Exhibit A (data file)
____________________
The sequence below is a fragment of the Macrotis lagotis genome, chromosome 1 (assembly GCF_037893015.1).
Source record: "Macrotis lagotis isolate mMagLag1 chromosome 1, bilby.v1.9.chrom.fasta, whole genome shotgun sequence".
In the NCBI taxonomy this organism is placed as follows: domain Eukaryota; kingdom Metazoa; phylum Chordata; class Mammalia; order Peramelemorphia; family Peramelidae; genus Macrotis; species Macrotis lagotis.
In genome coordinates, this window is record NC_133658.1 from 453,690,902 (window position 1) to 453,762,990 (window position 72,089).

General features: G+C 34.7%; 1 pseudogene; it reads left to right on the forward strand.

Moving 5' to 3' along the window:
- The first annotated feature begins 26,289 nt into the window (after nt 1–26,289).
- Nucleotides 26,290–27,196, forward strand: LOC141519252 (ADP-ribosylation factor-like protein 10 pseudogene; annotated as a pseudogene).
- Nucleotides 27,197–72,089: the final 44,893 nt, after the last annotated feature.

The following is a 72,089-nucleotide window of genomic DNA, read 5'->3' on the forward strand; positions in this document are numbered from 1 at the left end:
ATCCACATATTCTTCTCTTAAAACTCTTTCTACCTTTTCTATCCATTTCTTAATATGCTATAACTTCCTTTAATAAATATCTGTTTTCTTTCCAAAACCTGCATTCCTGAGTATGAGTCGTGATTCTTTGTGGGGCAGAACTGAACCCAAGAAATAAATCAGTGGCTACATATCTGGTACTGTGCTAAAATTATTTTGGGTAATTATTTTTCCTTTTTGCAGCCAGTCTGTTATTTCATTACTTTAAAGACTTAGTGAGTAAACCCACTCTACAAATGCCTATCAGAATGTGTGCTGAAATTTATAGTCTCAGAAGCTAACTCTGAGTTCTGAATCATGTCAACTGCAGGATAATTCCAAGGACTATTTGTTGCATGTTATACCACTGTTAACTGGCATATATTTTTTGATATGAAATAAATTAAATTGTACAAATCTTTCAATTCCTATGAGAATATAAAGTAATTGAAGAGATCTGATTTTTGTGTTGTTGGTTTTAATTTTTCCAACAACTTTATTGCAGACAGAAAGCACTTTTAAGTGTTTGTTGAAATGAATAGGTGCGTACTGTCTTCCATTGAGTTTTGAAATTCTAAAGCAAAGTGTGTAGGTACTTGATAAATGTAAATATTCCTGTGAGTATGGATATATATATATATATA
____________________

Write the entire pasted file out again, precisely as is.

The sequence below is a fragment of the Macrotis lagotis genome, chromosome 1 (assembly GCF_037893015.1).
Source record: "Macrotis lagotis isolate mMagLag1 chromosome 1, bilby.v1.9.chrom.fasta, whole genome shotgun sequence".
In the NCBI taxonomy this organism is placed as follows: domain Eukaryota; kingdom Metazoa; phylum Chordata; class Mammalia; order Peramelemorphia; family Peramelidae; genus Macrotis; species Macrotis lagotis.
In genome coordinates, this window is record NC_133658.1 from 453,690,902 (window position 1) to 453,762,990 (window position 72,089).

General features: G+C 34.7%; 1 pseudogene; it reads left to right on the forward strand.

Moving 5' to 3' along the window:
- The first annotated feature begins 26,289 nt into the window (after nt 1–26,289).
- Nucleotides 26,290–27,196, forward strand: LOC141519252 (ADP-ribosylation factor-like protein 10 pseudogene; annotated as a pseudogene).
- Nucleotides 27,197–72,089: the final 44,893 nt, after the last annotated feature.

The following is a 72,089-nucleotide window of genomic DNA, read 5'->3' on the forward strand; positions in this document are numbered from 1 at the left end:
ATCCACATATTCTTCTCTTAAAACTCTTTCTACCTTTTCTATCCATTTCTTAATATGCTATAACTTCCTTTAATAAATATCTGTTTTCTTTCCAAAACCTGCATTCCTGAGTATGAGTCGTGATTCTTTGTGGGGCAGAACTGAACCCAAGAAATAAATCAGTGGCTACATATCTGGTACTGTGCTAAAATTATTTTGGGTAATTATTTTTCCTTTTTGCAGCCAGTCTGTTATTTCATTACTTTAAAGACTTAGTGAGTAAACCCACTCTACAAATGCCTATCAGAATGTGTGCTGAAATTTATAGTCTCAGAAGCTAACTCTGAGTTCTGAATCATGTCAACTGCAGGATAATTCCAAGGACTATTTGTTGCATGTTATACCACTGTTAACTGGCATATATTTTTTGATATGAAATAAATTAAATTGTACAAATCTTTCAATTCCTATGAGAATATAAAGTAATTGAAGAGATCTGATTTTTGTGTTGTTGGTTTTAATTTTTCCAACAACTTTATTGCAGACAGAAAGCACTTTTAAGTGTTTGTTGAAATGAATAGGTGCGTACTGTCTTCCATTGAGTTTTGAAATTCTAAAGCAAAGTGTGTAGGTACTTGATAAATGTAAATATTCCTGTGAGTATGGATATATATATATATATA